World War I caused a period of disarray, not only in Europe, but also in the Far East. China had to deal with its own internal struggles as well as resisting Japanese attempts to increase its imperialism in China. When Yuan Shih-k’ai died in 1916, it created a tremendous internal conflict. His death led to the collapse of the central government in China. The “warlords,” regional militarists, took over the provinces with their private armies. The “warlords,” however, were only concerned with their own interests. They taxed heavily and even received bribes from foreign countries. Simultaneously, the Chinese were fighting off the Japanese. The U.S. sided with the Chinese to help remove Japanese influence from China and prevent them from increasing its imperialism. Although, the two countries were allies during the war, it was after the war when Wilson formed the League of Nations that there was hope for the Chinese that the U.S. policy of imperialism would change. The League of Nations was formed on the premise that open economic competition would end the need for war and imperialism. Theoretically, Wilson believed that this “open door” policy would be good both for the West, which would continue to prosper, and to the developing countries who could improve their economies by selling goods on the open market. China’s hopes were dashed, however, when Wilson agreed to allow Japan into the League of Nations and he conceded control of Shantung province to them. China felt betrayed by this agreement, and it was in 1919 that the May 4th Movement began. This was a group of students who protested the U.S. Japan agreement. The May 4th Movement was the first anti-imperialist movement in modern China.

Shortly after the Russian Revolution, Chinese Communism began to take hold. China was clearly a country ripe for such ideas, and a growing Communist influence was growing. Chiang Kai-shek, however, was an ardent anti-Communist and he managed to take control of the government by 1925. He did not receive much aid or support from the U.S. at this time and, in fact, was initially supported by the Soviets. At the same time, Japan had been rising as a major power in the region since the end of the 18th century. By the late 1920’s, Japan was beginning to impose its will regarding Chinese politics. In 1931, the Japanese drove the Chinese out of the provinces in northeast China. The U.S., deep in an economic depression, did nothing. Until 1938, the U.S. would do nothing to help China except express its regret.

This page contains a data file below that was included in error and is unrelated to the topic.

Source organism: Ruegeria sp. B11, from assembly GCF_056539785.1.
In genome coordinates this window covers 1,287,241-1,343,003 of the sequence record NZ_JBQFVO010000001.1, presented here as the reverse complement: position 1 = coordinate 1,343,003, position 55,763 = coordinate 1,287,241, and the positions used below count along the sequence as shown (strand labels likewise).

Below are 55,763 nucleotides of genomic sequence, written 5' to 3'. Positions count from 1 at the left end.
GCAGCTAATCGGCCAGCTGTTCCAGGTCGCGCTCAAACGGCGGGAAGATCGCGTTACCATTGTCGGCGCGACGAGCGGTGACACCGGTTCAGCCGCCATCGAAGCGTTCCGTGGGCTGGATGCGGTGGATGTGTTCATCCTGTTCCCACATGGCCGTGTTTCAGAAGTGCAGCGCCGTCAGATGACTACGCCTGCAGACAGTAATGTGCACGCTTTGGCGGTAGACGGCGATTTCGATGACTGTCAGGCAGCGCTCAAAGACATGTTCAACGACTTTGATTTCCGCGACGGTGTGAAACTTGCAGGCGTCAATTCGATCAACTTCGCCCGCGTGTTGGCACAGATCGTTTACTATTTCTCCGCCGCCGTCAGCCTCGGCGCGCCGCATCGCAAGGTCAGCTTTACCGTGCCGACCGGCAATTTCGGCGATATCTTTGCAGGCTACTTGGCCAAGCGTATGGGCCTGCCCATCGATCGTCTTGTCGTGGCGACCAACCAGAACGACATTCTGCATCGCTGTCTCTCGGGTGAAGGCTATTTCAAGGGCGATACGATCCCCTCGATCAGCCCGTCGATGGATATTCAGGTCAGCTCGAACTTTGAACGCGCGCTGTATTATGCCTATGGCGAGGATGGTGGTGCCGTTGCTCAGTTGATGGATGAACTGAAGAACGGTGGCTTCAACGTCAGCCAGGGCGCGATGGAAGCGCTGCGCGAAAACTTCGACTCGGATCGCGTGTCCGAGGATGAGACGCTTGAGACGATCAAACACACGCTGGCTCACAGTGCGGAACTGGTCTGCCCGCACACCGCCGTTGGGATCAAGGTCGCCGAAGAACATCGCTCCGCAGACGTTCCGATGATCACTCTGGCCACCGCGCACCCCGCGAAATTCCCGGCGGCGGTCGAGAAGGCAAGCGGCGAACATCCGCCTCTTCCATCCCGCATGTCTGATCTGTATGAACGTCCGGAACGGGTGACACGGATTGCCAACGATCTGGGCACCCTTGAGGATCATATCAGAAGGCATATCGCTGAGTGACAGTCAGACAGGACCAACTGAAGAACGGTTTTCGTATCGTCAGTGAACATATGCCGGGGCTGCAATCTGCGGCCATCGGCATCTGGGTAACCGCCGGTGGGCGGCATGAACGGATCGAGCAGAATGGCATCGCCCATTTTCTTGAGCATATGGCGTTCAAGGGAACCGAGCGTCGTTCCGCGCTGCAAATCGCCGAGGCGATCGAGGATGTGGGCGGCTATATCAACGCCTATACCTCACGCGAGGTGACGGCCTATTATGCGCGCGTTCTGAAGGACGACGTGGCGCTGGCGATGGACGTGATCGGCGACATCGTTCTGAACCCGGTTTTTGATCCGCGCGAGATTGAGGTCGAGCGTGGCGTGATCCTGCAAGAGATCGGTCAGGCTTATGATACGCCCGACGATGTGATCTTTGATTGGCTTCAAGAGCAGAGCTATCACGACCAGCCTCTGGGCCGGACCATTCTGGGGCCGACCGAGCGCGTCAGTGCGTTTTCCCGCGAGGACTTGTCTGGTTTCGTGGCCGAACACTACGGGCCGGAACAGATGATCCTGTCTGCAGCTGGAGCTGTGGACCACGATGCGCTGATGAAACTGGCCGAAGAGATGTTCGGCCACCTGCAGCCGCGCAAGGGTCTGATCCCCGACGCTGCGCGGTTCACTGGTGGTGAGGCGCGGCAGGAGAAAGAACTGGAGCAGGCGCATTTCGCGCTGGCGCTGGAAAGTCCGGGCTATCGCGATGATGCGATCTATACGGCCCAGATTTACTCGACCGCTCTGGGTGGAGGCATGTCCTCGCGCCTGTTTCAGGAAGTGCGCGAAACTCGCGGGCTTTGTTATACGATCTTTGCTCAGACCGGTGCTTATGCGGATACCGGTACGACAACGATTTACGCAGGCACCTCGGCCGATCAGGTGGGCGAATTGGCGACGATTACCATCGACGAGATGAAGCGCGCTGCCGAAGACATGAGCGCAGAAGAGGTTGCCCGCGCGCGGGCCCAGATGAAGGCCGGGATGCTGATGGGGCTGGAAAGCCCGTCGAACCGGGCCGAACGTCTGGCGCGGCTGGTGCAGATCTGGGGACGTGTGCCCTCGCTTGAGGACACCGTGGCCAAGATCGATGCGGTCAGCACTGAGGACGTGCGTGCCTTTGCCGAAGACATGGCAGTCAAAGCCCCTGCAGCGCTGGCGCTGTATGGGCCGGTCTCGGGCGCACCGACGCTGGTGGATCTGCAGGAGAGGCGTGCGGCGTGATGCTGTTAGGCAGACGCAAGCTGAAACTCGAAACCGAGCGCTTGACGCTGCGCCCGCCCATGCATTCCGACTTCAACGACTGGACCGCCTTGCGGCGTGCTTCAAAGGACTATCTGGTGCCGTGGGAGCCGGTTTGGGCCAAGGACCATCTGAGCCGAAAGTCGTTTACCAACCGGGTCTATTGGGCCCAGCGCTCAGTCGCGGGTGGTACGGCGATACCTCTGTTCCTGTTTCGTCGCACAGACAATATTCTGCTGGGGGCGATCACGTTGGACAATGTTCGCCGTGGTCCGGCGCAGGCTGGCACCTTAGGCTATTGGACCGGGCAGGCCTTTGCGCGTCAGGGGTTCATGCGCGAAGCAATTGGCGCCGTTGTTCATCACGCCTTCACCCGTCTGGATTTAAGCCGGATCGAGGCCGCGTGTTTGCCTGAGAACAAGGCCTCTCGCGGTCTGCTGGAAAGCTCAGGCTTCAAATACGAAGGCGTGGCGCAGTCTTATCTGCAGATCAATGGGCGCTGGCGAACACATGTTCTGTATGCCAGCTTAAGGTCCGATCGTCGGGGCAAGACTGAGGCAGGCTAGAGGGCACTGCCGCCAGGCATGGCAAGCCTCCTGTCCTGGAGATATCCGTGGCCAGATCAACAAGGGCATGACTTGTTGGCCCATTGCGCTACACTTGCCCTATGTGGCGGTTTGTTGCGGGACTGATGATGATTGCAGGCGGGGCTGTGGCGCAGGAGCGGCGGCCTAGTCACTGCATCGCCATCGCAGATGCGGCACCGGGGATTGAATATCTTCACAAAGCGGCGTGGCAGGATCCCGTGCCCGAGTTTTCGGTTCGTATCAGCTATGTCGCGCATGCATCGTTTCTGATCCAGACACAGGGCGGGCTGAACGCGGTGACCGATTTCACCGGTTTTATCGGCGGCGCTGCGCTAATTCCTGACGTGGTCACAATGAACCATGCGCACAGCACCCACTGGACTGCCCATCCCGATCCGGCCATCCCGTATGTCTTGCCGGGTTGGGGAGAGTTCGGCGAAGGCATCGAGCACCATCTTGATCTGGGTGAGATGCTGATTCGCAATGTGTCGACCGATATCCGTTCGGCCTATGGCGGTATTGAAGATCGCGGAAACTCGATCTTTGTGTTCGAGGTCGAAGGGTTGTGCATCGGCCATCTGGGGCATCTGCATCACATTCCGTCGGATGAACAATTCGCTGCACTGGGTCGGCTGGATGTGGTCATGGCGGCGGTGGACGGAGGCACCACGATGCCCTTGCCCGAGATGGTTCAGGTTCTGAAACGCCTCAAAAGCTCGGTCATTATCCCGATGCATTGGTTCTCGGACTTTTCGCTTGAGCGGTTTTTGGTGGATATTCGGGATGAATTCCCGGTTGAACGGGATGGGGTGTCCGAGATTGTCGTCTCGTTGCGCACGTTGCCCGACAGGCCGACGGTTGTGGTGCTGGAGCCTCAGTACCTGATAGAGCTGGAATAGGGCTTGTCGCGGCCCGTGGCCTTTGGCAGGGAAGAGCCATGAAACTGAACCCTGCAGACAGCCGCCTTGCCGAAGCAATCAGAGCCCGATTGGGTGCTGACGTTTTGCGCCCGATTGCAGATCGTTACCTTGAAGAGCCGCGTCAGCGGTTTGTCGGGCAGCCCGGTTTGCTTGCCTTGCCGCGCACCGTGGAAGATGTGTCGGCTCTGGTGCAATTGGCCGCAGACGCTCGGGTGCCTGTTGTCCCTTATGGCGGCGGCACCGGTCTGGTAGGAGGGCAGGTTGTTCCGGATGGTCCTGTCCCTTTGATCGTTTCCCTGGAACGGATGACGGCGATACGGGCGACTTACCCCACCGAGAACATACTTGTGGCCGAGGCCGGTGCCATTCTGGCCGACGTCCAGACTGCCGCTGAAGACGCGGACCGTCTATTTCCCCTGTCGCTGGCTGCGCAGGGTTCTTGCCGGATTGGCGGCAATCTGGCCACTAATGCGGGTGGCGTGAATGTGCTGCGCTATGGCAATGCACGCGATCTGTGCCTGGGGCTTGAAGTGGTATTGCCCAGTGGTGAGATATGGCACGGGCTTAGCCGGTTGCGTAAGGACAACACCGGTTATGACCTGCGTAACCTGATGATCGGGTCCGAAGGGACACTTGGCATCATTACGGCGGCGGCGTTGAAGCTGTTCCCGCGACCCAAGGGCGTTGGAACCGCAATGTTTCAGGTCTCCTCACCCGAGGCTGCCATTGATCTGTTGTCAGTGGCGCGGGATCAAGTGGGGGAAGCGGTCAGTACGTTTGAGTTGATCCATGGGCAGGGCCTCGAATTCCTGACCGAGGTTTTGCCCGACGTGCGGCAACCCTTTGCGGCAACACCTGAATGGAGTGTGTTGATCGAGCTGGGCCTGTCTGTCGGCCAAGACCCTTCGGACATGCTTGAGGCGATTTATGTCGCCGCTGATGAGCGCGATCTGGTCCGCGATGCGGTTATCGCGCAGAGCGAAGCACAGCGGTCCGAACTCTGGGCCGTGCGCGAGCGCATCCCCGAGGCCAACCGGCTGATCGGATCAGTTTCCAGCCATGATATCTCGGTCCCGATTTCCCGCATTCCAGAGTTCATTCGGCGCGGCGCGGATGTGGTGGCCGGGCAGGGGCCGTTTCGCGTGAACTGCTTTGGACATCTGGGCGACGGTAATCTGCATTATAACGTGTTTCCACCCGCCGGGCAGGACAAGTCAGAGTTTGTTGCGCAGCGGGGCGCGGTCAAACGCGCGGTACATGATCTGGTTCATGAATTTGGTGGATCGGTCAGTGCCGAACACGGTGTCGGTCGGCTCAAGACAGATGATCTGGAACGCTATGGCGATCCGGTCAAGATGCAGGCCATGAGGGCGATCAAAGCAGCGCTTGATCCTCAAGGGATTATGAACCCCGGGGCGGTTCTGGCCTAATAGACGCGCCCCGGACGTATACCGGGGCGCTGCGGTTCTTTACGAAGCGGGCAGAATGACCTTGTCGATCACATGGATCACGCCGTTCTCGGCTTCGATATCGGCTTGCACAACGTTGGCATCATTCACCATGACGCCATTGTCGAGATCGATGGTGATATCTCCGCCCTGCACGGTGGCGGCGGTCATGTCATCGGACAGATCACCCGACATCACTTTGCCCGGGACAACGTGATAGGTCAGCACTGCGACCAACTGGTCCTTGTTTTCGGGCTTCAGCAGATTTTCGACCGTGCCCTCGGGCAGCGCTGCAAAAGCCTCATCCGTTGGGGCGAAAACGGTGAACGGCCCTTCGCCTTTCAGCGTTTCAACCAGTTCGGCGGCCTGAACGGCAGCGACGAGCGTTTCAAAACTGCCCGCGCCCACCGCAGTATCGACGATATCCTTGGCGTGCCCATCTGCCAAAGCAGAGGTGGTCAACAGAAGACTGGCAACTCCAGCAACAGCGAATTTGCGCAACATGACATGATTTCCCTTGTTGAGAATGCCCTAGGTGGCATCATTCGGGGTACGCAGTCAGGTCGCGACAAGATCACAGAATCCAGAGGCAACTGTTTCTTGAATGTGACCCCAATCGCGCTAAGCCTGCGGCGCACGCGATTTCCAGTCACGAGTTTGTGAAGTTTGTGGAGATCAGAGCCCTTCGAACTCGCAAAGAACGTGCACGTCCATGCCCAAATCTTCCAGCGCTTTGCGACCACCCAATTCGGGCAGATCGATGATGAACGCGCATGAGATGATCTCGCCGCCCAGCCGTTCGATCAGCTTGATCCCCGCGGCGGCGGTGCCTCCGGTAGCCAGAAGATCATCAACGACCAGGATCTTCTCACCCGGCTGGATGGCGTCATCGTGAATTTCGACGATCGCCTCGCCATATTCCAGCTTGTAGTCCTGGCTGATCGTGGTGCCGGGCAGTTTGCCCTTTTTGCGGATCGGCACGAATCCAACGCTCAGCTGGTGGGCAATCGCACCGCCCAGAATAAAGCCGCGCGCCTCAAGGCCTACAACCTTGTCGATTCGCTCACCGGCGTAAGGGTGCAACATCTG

As World War II loomed, however, it became clear to the U.S. that it was in their interest to support Chiang and the Chinese in their struggle against Japan, who was allied with Germany and Italy. In 1937, Roosevelt finally went public with the U.S. position that it was important that China hold off Japanese aggression. The U.S. went all out to support Chiang, but did so in exchange for Chiang’s allegiance to the U.S. Chiang was still coping with internal struggles against the Communists. By 1944, Roosevelt knew he had to bring unity between the factions within China so that unified China could fight off Japan. He hoped that this unity would last after the war and that a Chinese Civil War could be avoided. U.S. support of Chiang, however, would not be forgotten by the Chinese Communists.

By the time of the “Cultural Revolution” and the victory of Mao over Chaing, almost two hundred years of history had made it nearly inevitable that the U.S. would be demonized. From President Tyler to President Truman, from the Treaty of Nanking to the Yalta Conference, the U.S. had only supported China when it was in its self-interest. U.S. imperialism had given way to U.S. leverage to use China against Japan, but China was never treated as an equal partner. After the Cultural Revolution, China again isolated itself and Mao did whatever he could to violently erase all the vestiges of Western imperialism and influence. The U.S. and China would not reestablish any diplomatic or economic relations until Richard Nixon’s visit to China in 1972.